Red Ensign and the Royal Navy

glenn
15th September 2005, 18:50
Can anyone tell me why HMS ships flew the red duster and when they switched over to the white ensign thanks ........ see HMS Warrior in my Gallery (Thumb)

fred henderson
15th September 2005, 20:30
Nowadays, ships intended for the RN fly the Red Ensign when they are still in the hands of the builders and until they are first commissioned. In Nelson's time the fleet was so large that it was arranged in divisions, red,white and blue and RN ships flew the ensign appropriate to the division. Presumably HMS Warrior left the RN at some stage and was in the hands of the restoration people in Hartlepool, in which event she would fly the Red Ensign.

Fred

lakercapt
15th September 2005, 21:18
The "Bounty" of Captain Bligh fame also flew the red ensign.
He was a much malinged person as he was one oof the first to adopt the three watch systeme and he did for most part have his crews best interests at heart.
Was recently watching the "Hornblower "series on TV and the navel ships were flying the red & blue ensigns. I was under the impression that the Capatin had to be RN reserve and also some of the crew for that to happen Have the rules changed?

Santos
15th September 2005, 22:15
Glen,

Originally there were three Royal Navy squadrons, of the Red, White and Blue, and they took these colours from those of the Union Jack.

The division was made in the 1680s, because the Red Ensigns of England and Scotland had already been established as merchant flags a Red Ensign with the Union in the canton became the merchant flag of Great Britain upon Union in 1707. This led to confusion as to whether the ship was a merchantman or a member of the red squadron?

In 1864 it was decided to end this confusion. As a result the White Ensign was reserved to the Royal Navy, the Blue Ensign undefaced to the Royal Naval Reserve and defaced with the appropriate departmental or territorial badge to government service, and the Red Ensign to the 'merchant navy'.


Chris.

lakercapt
16th September 2005, 03:06
Thanks Chris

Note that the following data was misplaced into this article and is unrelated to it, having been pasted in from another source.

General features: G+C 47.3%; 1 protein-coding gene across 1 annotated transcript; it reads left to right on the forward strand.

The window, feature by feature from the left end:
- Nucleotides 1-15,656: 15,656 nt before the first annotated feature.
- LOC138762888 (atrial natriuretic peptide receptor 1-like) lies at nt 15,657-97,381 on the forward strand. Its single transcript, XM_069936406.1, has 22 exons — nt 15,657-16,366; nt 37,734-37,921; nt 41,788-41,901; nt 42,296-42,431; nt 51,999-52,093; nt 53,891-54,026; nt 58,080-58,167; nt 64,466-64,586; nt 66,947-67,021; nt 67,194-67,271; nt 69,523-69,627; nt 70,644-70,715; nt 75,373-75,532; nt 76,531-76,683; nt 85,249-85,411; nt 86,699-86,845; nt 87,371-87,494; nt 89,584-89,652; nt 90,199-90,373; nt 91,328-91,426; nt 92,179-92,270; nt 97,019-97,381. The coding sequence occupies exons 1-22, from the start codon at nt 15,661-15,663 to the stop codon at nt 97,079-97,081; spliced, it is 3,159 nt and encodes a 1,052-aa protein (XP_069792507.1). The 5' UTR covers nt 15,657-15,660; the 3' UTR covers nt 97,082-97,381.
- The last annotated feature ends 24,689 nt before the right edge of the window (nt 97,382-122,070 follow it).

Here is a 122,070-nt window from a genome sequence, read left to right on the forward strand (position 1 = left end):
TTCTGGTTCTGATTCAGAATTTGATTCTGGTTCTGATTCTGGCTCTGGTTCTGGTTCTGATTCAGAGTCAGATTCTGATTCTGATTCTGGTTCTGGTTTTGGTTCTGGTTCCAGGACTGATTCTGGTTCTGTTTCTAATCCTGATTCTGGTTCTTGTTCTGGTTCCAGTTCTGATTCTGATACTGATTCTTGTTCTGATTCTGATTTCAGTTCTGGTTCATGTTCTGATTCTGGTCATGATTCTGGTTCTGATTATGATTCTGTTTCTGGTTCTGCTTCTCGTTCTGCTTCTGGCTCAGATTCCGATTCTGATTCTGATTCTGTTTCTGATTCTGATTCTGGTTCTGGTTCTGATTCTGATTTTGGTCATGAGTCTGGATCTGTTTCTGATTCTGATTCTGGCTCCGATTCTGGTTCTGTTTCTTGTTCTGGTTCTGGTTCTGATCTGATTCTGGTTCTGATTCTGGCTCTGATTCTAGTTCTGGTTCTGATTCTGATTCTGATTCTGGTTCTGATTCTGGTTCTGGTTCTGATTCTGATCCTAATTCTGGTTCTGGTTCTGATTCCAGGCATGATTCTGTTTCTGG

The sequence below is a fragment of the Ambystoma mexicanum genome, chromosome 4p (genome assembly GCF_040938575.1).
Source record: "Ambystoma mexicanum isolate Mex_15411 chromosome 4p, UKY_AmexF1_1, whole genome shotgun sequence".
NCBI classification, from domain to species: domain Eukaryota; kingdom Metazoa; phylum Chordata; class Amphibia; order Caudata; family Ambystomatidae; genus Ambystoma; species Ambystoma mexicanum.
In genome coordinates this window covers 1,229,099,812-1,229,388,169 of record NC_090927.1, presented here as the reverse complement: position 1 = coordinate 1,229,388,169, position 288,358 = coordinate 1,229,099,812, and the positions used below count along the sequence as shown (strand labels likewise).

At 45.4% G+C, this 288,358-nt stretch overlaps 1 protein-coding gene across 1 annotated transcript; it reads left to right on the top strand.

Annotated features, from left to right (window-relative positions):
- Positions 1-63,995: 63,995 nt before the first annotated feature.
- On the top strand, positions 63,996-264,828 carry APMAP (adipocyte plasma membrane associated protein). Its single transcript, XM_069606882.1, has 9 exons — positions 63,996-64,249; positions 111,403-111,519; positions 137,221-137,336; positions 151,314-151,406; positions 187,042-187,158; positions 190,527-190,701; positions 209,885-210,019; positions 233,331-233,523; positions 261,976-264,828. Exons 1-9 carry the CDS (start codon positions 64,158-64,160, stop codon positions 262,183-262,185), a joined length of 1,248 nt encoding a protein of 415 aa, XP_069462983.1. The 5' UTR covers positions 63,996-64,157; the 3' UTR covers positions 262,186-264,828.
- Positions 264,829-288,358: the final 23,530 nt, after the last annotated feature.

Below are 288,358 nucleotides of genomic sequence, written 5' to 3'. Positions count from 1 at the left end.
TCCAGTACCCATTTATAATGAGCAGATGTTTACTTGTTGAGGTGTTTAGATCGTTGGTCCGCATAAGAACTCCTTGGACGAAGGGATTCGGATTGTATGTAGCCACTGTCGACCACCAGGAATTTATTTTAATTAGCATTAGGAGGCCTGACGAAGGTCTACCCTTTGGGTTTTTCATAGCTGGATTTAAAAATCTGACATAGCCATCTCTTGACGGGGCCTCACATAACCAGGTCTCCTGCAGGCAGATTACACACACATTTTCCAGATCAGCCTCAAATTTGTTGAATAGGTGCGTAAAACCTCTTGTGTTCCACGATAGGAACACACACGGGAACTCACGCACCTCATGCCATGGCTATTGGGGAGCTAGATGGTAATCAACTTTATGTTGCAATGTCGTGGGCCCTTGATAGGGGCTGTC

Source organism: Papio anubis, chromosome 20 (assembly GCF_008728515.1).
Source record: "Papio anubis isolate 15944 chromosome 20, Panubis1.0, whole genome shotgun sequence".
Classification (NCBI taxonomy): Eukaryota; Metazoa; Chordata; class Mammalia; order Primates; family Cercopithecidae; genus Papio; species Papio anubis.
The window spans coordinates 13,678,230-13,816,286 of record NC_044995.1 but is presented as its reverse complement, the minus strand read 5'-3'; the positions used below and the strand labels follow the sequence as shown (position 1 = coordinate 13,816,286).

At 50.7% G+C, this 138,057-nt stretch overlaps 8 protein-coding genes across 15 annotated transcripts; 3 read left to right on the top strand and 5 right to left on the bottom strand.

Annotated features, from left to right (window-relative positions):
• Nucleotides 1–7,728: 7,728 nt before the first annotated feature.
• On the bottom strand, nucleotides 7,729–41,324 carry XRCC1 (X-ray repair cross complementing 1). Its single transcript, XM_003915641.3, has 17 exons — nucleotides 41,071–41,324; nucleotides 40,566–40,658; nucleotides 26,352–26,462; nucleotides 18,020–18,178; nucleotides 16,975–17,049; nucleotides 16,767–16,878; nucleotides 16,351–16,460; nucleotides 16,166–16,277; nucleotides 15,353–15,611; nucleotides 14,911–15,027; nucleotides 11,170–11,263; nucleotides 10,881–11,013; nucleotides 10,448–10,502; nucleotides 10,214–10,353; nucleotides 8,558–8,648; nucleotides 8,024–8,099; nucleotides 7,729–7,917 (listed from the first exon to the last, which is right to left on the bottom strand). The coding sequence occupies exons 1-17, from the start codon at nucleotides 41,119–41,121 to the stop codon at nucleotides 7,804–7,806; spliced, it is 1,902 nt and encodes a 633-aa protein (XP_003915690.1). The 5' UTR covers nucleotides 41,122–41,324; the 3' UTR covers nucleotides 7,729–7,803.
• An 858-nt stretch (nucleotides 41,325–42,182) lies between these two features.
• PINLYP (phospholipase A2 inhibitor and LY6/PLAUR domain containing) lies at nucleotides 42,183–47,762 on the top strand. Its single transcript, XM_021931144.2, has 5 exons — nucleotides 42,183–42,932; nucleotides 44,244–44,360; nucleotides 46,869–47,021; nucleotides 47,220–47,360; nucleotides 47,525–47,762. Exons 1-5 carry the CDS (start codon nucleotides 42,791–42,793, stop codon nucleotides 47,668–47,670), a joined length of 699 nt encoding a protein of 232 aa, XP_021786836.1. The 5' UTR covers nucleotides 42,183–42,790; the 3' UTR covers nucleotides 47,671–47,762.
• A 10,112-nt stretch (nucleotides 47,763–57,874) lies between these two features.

Knew I was bound to find an answer with all the knowlege accumulated in this site.
Bill

Doug Rogers
16th September 2005, 03:39
We have three vessels that I am aware of in Oz that still fly the White Ensign, two in Sydney and one in Fremantle. They are technically still in commission as special dispensations were made for them. We may have a few more, I know of a number of naval vessels still extant but am not sure what flag they can actually fly.
And as an aside, its also impressive the number of people who actually still salute the flag when boarding and departing even though they have long departed the Navy.

Gulpers
16th September 2005, 06:35
Santos,

Excellent explanation and absolutely spot-on!

Gulpers

Doug Rogers
16th September 2005, 08:53
Count me in on that group please Ernest...

glenn
17th September 2005, 10:12
Thanks Guys an endless seam of information Glad were still open for bussisnes

Bruce Carson
17th September 2005, 15:06
Often, ships of the British merchant marine had the privilege of flying the Blue Ensign rather than the Red Duster. The numbers varied throughout the years, but if the captain and a certain number of the officers and crew were members of the RNVR, the ship was accorded that honour, which was looked upon as a mark of distinction.

Bruce C.

Santos
17th September 2005, 21:35
Whilst this thread is still active and we have such an international membership, I just thought I might also pass on a bit of history I discovered some time ago, about the origin of the Ensigns and some National Flags.

As I previous stated in the 17th & 18th Century the Royal Navy was divided into three Squadrons, the Red, the White and the Blue.

They were allotted patrol areas and so the Red Squadron patrolled the Caribbean and the North Altantic, the Blue Squadron patrolled the Indian Ocean, Pacific Ocean and the South Atlantic and the White Squadron looked after the British Isles, the French coast and the Mediterranean.

Now here is the interesting bit. The National Flags of British Colonies, now independant countries in their own right, more often than not have incorporated the same colour as the Squadron that protected them. For example New Zealand and Australia have Blue and Bermuda has Red.

Just thought I would mention it. (Thumb)

Chris.

John Rogers
17th September 2005, 21:51
I would like to add that two years ago I was trying to buy a Red Duster from a flag shop here in the states,they had none in stock so they ordered me one, when it arrived I opened the box and looked at it and there was something wrong with it,it didn't look right. I went on the internet to get the history of the flag and low and behold they had sent me the old British Colonial flag which was a forerunner of the Red Duster. I took it back and tried again,no luck so I had a friend in Cardiff buy one for me and send it to me and I raised for the first time on MN day this year.
John

Gulpers
17th September 2005, 21:57
Good man John in the USA. Your perseverence paid off. Greetings from North Wales.

Rgds,

Gulpers

Bruce Carson
17th September 2005, 22:13
An unusual British ensign with a nautical flavour which is still in use is the Commissioners of Northern Lighthouses Commisioners flag. The (semi?) Union Flag in the canton omits the St. Patrick's Cross.
You look at the flag and you know something is missing but it takes a second or two to notice the omission of the red saltire.